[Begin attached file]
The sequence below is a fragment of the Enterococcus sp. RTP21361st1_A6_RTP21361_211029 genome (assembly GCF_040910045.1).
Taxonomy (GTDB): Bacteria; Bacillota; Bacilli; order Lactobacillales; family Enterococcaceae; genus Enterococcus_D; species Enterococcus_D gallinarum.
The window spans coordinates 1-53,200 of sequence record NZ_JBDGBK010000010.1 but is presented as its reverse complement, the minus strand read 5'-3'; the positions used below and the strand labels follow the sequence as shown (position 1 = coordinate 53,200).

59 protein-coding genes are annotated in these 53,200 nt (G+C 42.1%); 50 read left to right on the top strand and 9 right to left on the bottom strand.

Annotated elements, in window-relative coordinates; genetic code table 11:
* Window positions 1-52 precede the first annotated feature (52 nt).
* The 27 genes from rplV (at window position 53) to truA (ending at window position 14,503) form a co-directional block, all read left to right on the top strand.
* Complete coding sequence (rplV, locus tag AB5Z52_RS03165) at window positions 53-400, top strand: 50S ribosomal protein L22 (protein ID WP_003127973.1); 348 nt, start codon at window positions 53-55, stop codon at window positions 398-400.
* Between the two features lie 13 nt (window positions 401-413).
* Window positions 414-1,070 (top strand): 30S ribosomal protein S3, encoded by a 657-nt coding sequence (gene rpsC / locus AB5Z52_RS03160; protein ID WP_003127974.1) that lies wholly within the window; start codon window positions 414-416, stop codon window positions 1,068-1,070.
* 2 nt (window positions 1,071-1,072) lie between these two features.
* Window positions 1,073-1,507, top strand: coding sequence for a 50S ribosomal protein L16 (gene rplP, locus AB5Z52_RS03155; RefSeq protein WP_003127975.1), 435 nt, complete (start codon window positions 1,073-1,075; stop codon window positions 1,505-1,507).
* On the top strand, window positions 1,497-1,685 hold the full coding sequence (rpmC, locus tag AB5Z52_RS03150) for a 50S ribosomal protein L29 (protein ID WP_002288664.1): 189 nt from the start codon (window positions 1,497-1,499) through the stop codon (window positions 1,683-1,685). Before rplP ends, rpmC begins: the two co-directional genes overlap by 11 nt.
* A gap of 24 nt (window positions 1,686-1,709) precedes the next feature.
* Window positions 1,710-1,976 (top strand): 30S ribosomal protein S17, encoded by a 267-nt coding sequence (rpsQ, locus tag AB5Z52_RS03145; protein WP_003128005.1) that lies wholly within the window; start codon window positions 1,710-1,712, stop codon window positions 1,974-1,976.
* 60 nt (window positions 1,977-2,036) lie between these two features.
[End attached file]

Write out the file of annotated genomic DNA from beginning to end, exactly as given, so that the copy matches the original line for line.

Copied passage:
The sequence below is a fragment of the Enterococcus sp. RTP21361st1_A6_RTP21361_211029 genome (assembly GCF_040910045.1).
Taxonomy (GTDB): Bacteria; Bacillota; Bacilli; order Lactobacillales; family Enterococcaceae; genus Enterococcus_D; species Enterococcus_D gallinarum.
The window spans coordinates 1-53,200 of sequence record NZ_JBDGBK010000010.1 but is presented as its reverse complement, the minus strand read 5'-3'; the positions used below and the strand labels follow the sequence as shown (position 1 = coordinate 53,200).

59 protein-coding genes are annotated in these 53,200 nt (G+C 42.1%); 50 read left to right on the top strand and 9 right to left on the bottom strand.

Annotated elements, in window-relative coordinates; genetic code table 11:
* Window positions 1-52 precede the first annotated feature (52 nt).
* The 27 genes from rplV (at window position 53) to truA (ending at window position 14,503) form a co-directional block, all read left to right on the top strand.
* Complete coding sequence (rplV, locus tag AB5Z52_RS03165) at window positions 53-400, top strand: 50S ribosomal protein L22 (protein ID WP_003127973.1); 348 nt, start codon at window positions 53-55, stop codon at window positions 398-400.
* Between the two features lie 13 nt (window positions 401-413).
* Window positions 414-1,070 (top strand): 30S ribosomal protein S3, encoded by a 657-nt coding sequence (gene rpsC / locus AB5Z52_RS03160; protein ID WP_003127974.1) that lies wholly within the window; start codon window positions 414-416, stop codon window positions 1,068-1,070.
* 2 nt (window positions 1,071-1,072) lie between these two features.
* Window positions 1,073-1,507, top strand: coding sequence for a 50S ribosomal protein L16 (gene rplP, locus AB5Z52_RS03155; RefSeq protein WP_003127975.1), 435 nt, complete (start codon window positions 1,073-1,075; stop codon window positions 1,505-1,507).
* On the top strand, window positions 1,497-1,685 hold the full coding sequence (rpmC, locus tag AB5Z52_RS03150) for a 50S ribosomal protein L29 (protein ID WP_002288664.1): 189 nt from the start codon (window positions 1,497-1,499) through the stop codon (window positions 1,683-1,685). Before rplP ends, rpmC begins: the two co-directional genes overlap by 11 nt.
* A gap of 24 nt (window positions 1,686-1,709) precedes the next feature.
* Window positions 1,710-1,976 (top strand): 30S ribosomal protein S17, encoded by a 267-nt coding sequence (rpsQ, locus tag AB5Z52_RS03145; protein WP_003128005.1) that lies wholly within the window; start codon window positions 1,710-1,712, stop codon window positions 1,974-1,976.
* 60 nt (window positions 1,977-2,036) lie between these two features.